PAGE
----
cognitive behavioural therapy overview


Founder - Albert Ellis (1913-2007)

Cognitive (CBT) therapy is based on the assumption that human beings are born with a potential for both rational, or straight thinking and irrational, or crooked thinking.

CBT attempts to change the way in which a person thinks about life experiences, and it concentrates on finding ways to change negative or irrational thought patterns into more constructive ones.

These therapies usually concentrate on the client's present state of mind, and the underlying assumption is that emotional distress starts with negative or irrational thoughts about their circumstances or about themselves.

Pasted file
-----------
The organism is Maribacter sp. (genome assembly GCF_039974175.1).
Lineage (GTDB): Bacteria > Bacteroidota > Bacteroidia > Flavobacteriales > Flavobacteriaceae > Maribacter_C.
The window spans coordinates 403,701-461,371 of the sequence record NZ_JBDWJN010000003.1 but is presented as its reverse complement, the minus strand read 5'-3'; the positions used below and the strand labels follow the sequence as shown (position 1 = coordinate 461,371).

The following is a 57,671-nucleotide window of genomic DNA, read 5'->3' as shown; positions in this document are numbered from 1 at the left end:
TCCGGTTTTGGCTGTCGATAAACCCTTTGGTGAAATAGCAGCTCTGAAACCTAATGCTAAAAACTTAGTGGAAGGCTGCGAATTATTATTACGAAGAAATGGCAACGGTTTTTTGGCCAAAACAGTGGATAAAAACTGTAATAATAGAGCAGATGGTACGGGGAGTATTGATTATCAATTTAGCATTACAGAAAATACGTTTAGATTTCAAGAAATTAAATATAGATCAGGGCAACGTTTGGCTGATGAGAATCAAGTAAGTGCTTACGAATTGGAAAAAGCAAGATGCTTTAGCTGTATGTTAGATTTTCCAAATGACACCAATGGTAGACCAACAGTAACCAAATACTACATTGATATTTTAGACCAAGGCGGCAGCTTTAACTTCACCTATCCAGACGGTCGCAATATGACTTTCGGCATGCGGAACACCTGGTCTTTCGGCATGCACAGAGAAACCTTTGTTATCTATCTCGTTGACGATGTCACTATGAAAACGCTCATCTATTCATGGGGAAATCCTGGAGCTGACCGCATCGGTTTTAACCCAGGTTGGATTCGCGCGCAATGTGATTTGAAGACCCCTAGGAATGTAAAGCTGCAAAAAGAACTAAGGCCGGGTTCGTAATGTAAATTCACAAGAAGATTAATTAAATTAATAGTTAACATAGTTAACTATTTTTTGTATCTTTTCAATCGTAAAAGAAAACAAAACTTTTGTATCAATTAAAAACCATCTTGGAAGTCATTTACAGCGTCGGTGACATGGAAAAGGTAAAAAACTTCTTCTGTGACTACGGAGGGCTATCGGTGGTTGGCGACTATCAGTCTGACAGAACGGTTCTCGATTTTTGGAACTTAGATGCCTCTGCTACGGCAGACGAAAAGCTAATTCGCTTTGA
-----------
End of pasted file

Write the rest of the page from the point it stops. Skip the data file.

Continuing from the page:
People have predispositions for self-preservation, happiness, thinking and verbalizing, loving, communication with others and growth and self-actualization. However, they also have propensities for self-destruction, avoidance of thought, endless repetition of mistakes, superstition, intolerance, perfectionism, self-blame and avoidance of growth potentials.

Taking for granted that humans are fallible, cognitive behaviour therapy attempts to help clients accept themselves as creatures who will continue to make mistakes, yet at the same time learn to live more at peace with themselves.  

Behavioural therapies have an underlying assumption that behaviour that causes emotional distress is a learned behaviour pattern. Behaviour therapy attempts to teach the client new behaviour patterns which will beneficially cause a healthier emotional response.

 Please see our cbt client information sheet